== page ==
Bracing For the Gender Neutral Test

For Hillary Clinton, a funny thing has happened on the way to the Democratic nomination: one of her biggest potential handicaps—her gender—has become her biggest strength. Seeking to "smash" what she calls "the highest glass ceiling," Clinton has secured a 20-point national lead among Democrats almost solely on the basis of her support among women, who favored her by 42 points over Barack Obama in the October ABC/Washington Post survey.

But does Clinton's early advantage mean we're past gender when picking presidents? Not so fast, say experts. The Democratic primary is one thing—Dems are typically more comfortable than Republicans when it comes to voting for women. But the general election is a much different test. (Assuming Clinton gets that far: the latest ABC/Washington Post poll shows Obama ahead in Iowa, and tied among women there.) "The idea that gender won't matter in the general election is just insane," says unaffiliated Democratic pollster Mark Blumenthal. "Gender brings all sorts of baggage. The big question is, is it a net plus or a net minus?"

Early signs suggest America hasn't figured that out yet. While 90 percent of the populace claims to be ready for a Madame President, a third of Americans also say that most people they know will be "less likely" to vote for Clinton because she's a woman—more than twice the number who say her gender will win her more votes, according to a New York Times poll in July. Such a gap hints that Clinton may end up, like many African-American candidates over the years, with fewer votes on Election Day than the polls predicted. Recent Gallup matchups against Rudy Giuliani show Clinton running weaker among women (6 percent over Giuliani, on average) than Gore in 2000 (8 percent over Bush). In fact, her outsize deficit among men—16 points versus seven for Gore—means that, all else being equal, she'd actually do worse than the former veep.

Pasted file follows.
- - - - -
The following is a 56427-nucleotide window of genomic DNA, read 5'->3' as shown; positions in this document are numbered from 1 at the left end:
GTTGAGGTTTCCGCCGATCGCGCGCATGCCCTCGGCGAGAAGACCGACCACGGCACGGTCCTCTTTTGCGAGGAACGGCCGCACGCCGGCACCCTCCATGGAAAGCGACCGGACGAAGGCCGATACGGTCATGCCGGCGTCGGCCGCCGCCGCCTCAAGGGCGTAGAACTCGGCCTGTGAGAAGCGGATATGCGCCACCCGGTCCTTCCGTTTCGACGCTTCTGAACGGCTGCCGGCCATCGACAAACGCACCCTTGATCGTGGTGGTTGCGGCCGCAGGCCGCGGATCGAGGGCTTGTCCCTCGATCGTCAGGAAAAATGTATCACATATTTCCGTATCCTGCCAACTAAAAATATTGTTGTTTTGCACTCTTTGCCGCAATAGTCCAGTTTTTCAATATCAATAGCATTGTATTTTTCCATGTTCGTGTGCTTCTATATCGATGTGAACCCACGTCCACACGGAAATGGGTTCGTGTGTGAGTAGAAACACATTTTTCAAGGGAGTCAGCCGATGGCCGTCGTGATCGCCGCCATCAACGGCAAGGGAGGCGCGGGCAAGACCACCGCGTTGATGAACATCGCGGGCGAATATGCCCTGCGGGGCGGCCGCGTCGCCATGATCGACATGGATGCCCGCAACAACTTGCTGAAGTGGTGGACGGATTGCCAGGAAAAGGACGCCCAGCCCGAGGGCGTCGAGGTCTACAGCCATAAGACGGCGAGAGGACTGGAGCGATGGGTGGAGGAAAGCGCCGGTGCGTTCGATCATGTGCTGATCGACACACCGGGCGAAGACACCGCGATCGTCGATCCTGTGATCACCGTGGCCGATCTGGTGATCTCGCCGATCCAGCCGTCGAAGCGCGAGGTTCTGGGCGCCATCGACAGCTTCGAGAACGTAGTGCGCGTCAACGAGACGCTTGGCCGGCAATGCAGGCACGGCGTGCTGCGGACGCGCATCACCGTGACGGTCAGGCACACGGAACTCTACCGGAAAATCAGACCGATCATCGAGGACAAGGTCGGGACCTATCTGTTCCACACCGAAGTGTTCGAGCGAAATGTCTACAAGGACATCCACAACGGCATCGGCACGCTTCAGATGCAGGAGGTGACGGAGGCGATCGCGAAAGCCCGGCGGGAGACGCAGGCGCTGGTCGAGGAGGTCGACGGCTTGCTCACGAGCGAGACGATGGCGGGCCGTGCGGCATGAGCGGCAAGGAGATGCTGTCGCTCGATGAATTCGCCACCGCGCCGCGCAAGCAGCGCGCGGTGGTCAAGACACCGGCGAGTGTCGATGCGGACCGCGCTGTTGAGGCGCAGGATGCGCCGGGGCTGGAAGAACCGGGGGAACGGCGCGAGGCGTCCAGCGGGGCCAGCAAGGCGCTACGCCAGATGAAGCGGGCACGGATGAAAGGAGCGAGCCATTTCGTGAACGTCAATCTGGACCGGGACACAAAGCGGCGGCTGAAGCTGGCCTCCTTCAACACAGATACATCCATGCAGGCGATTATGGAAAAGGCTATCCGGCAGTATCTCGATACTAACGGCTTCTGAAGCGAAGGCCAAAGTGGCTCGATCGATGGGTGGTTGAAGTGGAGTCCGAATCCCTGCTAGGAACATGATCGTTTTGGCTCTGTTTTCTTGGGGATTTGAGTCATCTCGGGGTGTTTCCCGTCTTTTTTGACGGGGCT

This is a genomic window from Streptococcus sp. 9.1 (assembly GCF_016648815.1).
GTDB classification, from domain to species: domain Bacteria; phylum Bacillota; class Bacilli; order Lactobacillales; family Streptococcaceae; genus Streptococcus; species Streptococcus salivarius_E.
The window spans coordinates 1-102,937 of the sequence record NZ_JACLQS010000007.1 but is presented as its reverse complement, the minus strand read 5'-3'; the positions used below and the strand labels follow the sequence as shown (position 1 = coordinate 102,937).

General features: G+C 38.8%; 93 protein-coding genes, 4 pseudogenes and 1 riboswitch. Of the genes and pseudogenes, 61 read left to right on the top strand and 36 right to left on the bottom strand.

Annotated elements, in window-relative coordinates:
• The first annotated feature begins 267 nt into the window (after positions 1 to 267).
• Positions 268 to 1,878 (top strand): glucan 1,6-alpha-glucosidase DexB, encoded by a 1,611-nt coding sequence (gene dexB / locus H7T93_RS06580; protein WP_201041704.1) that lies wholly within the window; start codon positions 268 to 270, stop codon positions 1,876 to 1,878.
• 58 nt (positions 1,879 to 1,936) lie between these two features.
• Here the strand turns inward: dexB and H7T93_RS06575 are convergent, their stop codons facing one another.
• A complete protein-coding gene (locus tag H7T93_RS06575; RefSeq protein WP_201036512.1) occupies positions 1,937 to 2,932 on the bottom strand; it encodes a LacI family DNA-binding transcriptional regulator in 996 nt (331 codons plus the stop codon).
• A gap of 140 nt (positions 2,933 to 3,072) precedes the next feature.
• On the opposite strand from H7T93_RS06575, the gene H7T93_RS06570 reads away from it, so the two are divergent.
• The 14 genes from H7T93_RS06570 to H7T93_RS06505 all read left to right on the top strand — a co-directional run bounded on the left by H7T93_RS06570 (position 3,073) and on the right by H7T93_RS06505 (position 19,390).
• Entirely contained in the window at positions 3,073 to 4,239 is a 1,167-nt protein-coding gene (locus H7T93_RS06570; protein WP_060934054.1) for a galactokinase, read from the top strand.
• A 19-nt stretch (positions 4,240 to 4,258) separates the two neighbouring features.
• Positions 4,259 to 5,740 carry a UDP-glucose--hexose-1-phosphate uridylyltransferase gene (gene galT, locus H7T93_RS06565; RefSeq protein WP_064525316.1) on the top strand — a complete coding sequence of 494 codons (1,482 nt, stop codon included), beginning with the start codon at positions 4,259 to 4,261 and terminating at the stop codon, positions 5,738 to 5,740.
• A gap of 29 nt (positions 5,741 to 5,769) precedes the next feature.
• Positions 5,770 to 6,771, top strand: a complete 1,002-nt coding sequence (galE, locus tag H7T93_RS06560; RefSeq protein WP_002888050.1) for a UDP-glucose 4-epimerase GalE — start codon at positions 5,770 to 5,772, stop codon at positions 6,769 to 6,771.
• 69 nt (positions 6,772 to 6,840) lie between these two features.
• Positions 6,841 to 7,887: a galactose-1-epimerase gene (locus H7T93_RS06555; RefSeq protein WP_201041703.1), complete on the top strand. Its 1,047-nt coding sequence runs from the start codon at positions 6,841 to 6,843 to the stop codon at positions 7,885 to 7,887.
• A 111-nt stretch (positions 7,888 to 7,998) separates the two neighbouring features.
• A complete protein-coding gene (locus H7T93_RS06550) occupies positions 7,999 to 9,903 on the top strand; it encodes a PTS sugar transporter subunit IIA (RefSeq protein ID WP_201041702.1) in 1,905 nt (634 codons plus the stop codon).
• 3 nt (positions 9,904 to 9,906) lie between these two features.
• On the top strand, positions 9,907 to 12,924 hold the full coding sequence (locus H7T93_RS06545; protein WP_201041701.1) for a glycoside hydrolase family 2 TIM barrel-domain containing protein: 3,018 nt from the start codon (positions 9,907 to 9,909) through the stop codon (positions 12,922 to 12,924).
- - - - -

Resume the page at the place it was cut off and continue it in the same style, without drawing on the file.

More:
Clinton pollster Mark Penn has said that Clinton's gender-related strengths in the general election outweigh her weaknesses. Last month he told reporters that up to 24 percent of Republican women would support Clinton. Maybe so. But it's worth remembering that Gore in 2000 outperformed Clinton's New York numbers among Republican women by five points, and this year GOP and independent women are more willing to rule out Clinton than Obama. In other words, Clinton's camp may say she's "inevitable" in the primary, but the gender battle is far from over. In fact, it hasn't even begun.

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